The Oakdale Affair

By Edgar Rice Burroughs

Page 52

but then he paused. If he told
all he knew he saw plainly that either the carrier or his father would
profit by it and collect the reward. Fifty dollars!! Willie gasped.

"Well," said Jim, "I gotta be on my way. Here's the Tribune--there ain't
nothin' more fer ye. So long! Giddap!" and he was gone.

"I don' see why he don't carry a whip," mused Jeb Case. "A-gidappin' to
that there tin lizzie," he muttered disgustedly, "jes' like it was as
good as a hoss. But I mind the time, the fust day he got the dinged
thing, he gets out an' tries to lead it by Lem Smith's threshin'
machine."

Jeb Case preferred an audience worthy his mettle; but Willie was better
than no one, yet when he turned to note the effect of his remarks on his
son, Willie was no where to be seen. If Jeb had but known it his young
hopeless was already in the loft of the hay barn deep in a small,
red-covered book entitled: "HOW TO BE A DETECTIVE."

Bridge, who had had no intention of deserting his helpless companions,
appeared at last to yield reluctantly to their pleas. That indefinable
something about the youth which appealed strongly to the protective
instinct in the man, also assured him that the other's mask of
criminality was for the most part assumed even though the stories of the
two yeggmen and the loot bulging pockets argued to the contrary. There
was the chance, however, that the boy had really taken the first step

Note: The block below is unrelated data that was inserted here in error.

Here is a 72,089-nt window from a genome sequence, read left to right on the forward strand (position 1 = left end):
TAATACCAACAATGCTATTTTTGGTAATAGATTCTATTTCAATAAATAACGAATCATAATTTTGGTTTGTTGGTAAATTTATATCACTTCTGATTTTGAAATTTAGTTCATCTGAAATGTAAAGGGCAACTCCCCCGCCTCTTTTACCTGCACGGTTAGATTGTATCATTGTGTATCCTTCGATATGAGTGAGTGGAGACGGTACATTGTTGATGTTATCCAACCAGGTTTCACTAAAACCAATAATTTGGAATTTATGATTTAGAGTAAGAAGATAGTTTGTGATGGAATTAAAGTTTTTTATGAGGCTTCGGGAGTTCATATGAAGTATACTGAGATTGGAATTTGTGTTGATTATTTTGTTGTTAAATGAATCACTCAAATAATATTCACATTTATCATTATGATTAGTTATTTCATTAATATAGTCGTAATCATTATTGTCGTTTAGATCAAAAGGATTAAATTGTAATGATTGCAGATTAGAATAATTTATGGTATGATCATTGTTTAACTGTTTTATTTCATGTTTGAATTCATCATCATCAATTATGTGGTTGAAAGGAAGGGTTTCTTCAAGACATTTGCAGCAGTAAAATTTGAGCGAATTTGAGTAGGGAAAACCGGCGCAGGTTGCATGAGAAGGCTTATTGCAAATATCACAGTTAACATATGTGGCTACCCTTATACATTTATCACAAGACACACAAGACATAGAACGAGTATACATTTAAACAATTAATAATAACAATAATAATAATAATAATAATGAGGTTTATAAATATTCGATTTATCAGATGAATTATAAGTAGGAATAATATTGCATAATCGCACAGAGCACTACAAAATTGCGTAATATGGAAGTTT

upon the road toward a criminal career, and if such were the case Bridge
felt morally obligated to protect his new found friend from arrest,
secure in the reflection that his own precept and example would do
more to lead him back into the path of rectitude than would any police
magistrate or penal institute.

For the girl he felt a deep pity. In the past he had had knowledge of
more than one other small-town girl led into wrong doing through the
deadly monotony and flagrant hypocrisy of her environment. Himself
highly imaginative and keenly sensitive, he realized with what depth of
horror the girl anticipated a return to her home and friends after the
childish escapade which had culminated, even through no fault of hers,
in criminal tragedy of the most sordid sort.

As the three held a council of war at the rear of the deserted house
they were startled by the loud squeaking of brake bands on the road in
front. Bridge ran quickly into the kitchen and through to the front
room

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Do you understand?" "Yes," said Willie.
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I can hear them.
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